Coding Horror

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The Visual Studio IDE and Regular Expressions

The Visual Studio IDE supports searching and replacing with regular expressions, right? Sure it does. It's right there in grey and black in the find and replace dialog. Just tick the "use Regular expressions" checkbox and we're off to the races.

The Visual Studio 2005 find dialog

However, you're in for an unpleasant surprise when you attempt to actually use regular expressions to find anything in Visual Studio. Apparently the Visual Studio IDE has its own bastardized regular expression syntax. Why? Who knows. Probably for arcane backwards compatibility reasons, although I have no idea why you'd want to perpetually carry forward insanity. Evidently it makes people billionaires, so who am I to judge.

God forbid we all learn one standard* regular expression dialect.

At any rate, some of the Visual Studio IDE regular expressions look awfully similar to standard regex:

Visual Studio IDE Standard
Any single character . .
Zero or more * *
One or more + +
Beginning of line ^ ^
End of line $ $
Beginning of word < (no equivalent)
End of word > (no equivalent)
Line break n n
Any character in set [ ] [ ]
Any character not in set [^ ] [^ ]
Or | |
Escape special char
Tag expression { } ( )
C/C++ identifier :i ([a-zA-Z_$][a-zA-Z0-9_$]*)
Quoted string :q (("[^"]*")|('[^']*'))
Space or Tab :b [ |t]
Integer :z [0-9]+

But they certainly don't act related when you try to use them. For example, try something simple, like finding "[A-Za-z]+". That's all occurrences of more than one letter in a row. When I try this via the Visual Studio find dialog with the regex option checked, I get positively bizarre results. It finds a word made up of all letters, true, but as I click "Find Next", it then finds each subsequent letter in the word. Again. What planet are these so-called "regular expressions" from?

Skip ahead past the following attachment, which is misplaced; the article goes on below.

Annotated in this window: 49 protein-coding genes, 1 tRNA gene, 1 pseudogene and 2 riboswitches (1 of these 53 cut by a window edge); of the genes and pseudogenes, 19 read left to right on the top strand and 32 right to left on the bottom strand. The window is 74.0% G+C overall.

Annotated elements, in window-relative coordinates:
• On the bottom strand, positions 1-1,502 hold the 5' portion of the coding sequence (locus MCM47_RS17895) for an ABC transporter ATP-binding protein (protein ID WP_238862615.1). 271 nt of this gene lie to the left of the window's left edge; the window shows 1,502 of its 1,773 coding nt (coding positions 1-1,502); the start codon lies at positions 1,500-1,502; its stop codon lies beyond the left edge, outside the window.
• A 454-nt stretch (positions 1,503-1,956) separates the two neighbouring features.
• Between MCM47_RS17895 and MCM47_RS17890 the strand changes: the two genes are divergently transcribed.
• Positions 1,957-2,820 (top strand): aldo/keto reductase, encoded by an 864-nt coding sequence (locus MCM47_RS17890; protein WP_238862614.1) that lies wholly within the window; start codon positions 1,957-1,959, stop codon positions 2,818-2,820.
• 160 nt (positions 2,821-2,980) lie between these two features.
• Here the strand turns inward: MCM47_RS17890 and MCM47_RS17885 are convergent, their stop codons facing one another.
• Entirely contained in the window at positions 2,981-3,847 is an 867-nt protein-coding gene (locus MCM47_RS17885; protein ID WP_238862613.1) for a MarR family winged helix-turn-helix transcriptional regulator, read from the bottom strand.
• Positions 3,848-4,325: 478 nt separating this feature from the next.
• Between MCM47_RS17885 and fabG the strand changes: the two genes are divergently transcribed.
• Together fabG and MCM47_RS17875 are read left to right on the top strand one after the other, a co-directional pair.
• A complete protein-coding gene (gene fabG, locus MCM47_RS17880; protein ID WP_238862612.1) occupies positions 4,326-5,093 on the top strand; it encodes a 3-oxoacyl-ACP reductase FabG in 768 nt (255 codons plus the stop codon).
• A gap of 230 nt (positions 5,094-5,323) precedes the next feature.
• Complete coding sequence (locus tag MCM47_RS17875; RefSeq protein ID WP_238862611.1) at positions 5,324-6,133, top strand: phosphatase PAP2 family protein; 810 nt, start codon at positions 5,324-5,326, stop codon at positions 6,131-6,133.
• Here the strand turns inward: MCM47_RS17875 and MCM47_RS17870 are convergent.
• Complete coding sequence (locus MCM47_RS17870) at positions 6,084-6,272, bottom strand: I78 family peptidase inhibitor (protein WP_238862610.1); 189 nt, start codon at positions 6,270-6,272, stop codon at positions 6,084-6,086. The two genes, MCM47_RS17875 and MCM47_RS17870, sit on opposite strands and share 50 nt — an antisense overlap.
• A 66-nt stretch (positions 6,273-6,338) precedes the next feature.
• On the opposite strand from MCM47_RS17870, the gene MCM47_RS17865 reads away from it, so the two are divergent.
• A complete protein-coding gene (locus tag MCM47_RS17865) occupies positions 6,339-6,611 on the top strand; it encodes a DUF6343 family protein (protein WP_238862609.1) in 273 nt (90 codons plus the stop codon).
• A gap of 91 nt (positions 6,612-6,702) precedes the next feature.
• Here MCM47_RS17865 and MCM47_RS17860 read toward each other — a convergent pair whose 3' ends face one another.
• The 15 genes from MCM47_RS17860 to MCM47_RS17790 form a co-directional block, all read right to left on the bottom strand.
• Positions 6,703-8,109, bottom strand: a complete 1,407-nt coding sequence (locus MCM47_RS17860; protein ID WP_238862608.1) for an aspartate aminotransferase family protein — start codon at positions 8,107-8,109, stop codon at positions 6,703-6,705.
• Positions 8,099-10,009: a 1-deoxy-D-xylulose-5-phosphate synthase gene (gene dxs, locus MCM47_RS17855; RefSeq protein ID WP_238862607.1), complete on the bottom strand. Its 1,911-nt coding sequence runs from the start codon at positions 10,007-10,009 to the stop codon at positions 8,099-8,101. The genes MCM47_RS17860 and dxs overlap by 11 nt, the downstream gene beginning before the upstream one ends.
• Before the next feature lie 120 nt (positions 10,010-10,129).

The semi-abandoned Microsoft VSEditor blog has a three part tutorial (part one, part two, part three) on using the crazy Visual Studio dialect of Regex. There's a lot of emphasis on the strange < and > begin/end word match characters, which have no equivalent that I know of in the .NET and Perl dialect of regular expressions.

You might say that searching with regular expressions is such an extreme edge condition for most developers that it's not worth the Visual Studio development team's time. I won't disagree with you. It is rare, but it's hardly esoteric. Every developer should be able to grok the value of searching with the basic regular expressions that are a staple of their toolkit these days. Heck, some developers are so hard core they search through their code with Lisp expressions. Basic regex search functionality is awfully mild compared to that.

To be honest, searching with regular expressions isn't a common task for me either. But I'd be a lot more likely to use it if I didn't have to perform a lot of mental translation gymnastics on the occasions that I needed it. Don't make me think, man. But there is hope. There's a free add-in available which offers real regular expression searching in Visual Studio.

* well, mostly standard, anyway. Certainly JavaScript regex syntax could be considered standard these days.

Written by Jeff Atwood

Indoor enthusiast. Co-founder of Stack Overflow and Discourse. Disclaimer: I have no idea what I'm talking about. Find me here: